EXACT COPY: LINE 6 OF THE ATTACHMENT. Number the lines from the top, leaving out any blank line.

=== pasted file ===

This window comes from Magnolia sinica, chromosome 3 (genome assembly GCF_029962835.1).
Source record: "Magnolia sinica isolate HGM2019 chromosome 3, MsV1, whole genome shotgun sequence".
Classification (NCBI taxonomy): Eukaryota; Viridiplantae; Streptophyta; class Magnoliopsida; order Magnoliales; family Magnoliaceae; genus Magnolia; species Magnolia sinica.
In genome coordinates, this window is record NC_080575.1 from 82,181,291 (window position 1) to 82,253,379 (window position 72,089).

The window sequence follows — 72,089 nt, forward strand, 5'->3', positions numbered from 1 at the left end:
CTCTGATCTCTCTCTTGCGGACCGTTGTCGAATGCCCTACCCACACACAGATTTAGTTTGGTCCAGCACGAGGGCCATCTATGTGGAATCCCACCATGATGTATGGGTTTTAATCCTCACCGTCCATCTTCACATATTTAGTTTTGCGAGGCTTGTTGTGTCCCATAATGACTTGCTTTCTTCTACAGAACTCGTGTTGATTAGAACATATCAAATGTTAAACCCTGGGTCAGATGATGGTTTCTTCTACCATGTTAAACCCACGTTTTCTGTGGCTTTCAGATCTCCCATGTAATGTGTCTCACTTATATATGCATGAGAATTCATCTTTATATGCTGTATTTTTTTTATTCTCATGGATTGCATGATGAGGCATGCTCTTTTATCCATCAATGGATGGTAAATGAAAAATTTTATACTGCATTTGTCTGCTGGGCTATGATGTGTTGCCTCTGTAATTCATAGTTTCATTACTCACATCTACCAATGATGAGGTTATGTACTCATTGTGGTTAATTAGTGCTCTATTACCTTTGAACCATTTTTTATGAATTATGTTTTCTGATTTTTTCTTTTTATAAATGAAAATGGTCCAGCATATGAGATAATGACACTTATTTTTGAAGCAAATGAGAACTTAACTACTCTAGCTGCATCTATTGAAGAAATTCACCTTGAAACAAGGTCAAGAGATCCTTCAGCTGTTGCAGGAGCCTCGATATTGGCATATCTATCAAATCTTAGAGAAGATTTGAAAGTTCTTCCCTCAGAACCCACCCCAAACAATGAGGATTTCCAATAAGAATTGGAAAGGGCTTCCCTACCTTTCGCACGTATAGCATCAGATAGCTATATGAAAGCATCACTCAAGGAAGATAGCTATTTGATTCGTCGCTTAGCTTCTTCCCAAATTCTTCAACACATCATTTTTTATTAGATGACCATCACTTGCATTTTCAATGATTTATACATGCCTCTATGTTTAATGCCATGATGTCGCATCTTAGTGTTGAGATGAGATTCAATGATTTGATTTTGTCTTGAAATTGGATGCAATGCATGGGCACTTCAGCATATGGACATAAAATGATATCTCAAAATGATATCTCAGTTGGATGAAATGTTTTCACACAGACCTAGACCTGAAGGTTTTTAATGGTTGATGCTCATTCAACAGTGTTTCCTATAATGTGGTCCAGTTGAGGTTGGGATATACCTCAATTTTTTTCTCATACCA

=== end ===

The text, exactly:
CTCTGATCTCTCTCTTGCGGACCGTTGTCGAATGCCCTACCCACACACAGATTTAGTTTGGTCCAGCACGAGGGCCATCTATGTGGAATCCCACCATGATGTATGGGTTTTAATCCTCACCGTCCATCTTCACATATTTAGTTTTGCGAGGCTTGTTGTGTCCCATAATGACTTGCTTTCTTCTACAGAACTCGTGTTGATTAGAACATATCAAATGTTAAACCCTGGGTCAGATGATGGTTTCTTCTACCATGTTAAACCCACGTTTTCTGTGGCTTTCAGATCTCCCATGTAATGTGTCTCACTTATATATGCATGAGAATTCATCTTTATATGCTGTATTTTTTTTATTCTCATGGATTGCATGATGAGGCATGCTCTTTTATCCATCAATGGATGGTAAATGAAAAATTTTATACTGCATTTGTCTGCTGGGCTATGATGTGTTGCCTCTGTAATTCATAGTTTCATTACTCACATCTACCAATGATGAGGTTATGTACTCATTGTGGTTAATTAGTGCTCTATTACCTTTGAACCATTTTTTATGAATTATGTTTTCTGATTTTTTCTTTTTATAAATGAAAATGGTCCAGCATATGAGATAATGACACTTATTTTTGAAGCAAATGAGAACTTAACTACTCTAGCTGCATCTATTGAAGAAATTCACCTTGAAACAAGGTCAAGAGATCCTTCAGCTGTTGCAGGAGCCTCGATATTGGCATATCTATCAAATCTTAGAGAAGATTTGAAAGTTCTTCCCTCAGAACCCACCCCAAACAATGAGGATTTCCAATAAGAATTGGAAAGGGCTTCCCTACCTTTCGCACGTATAGCATCAGATAGCTATATGAAAGCATCACTCAAGGAAGATAGCTATTTGATTCGTCGCTTAGCTTCTTCCCAAATTCTTCAACACATCATTTTTTATTAGATGACCATCACTTGCATTTTCAATGATTTATACATGCCTCTATGTTTAATGCCATGATGTCGCATCTTAGTGTTGAGATGAGATTCAATGATTTGATTTTGTCTTGAAATTGGATGCAATGCATGGGCACTTCAGCATATGGACATAAAATGATATCTCAAAATGATATCTCAGTTGGATGAAATGTTTTCACACAGACCTAGACCTGAAGGTTTTTAATGGTTGATGCTCATTCAACAGTGTTTCCTATAATGTGGTCCAGTTGAGGTTGGGATATACCTCAATTTTTTTCTCATACCA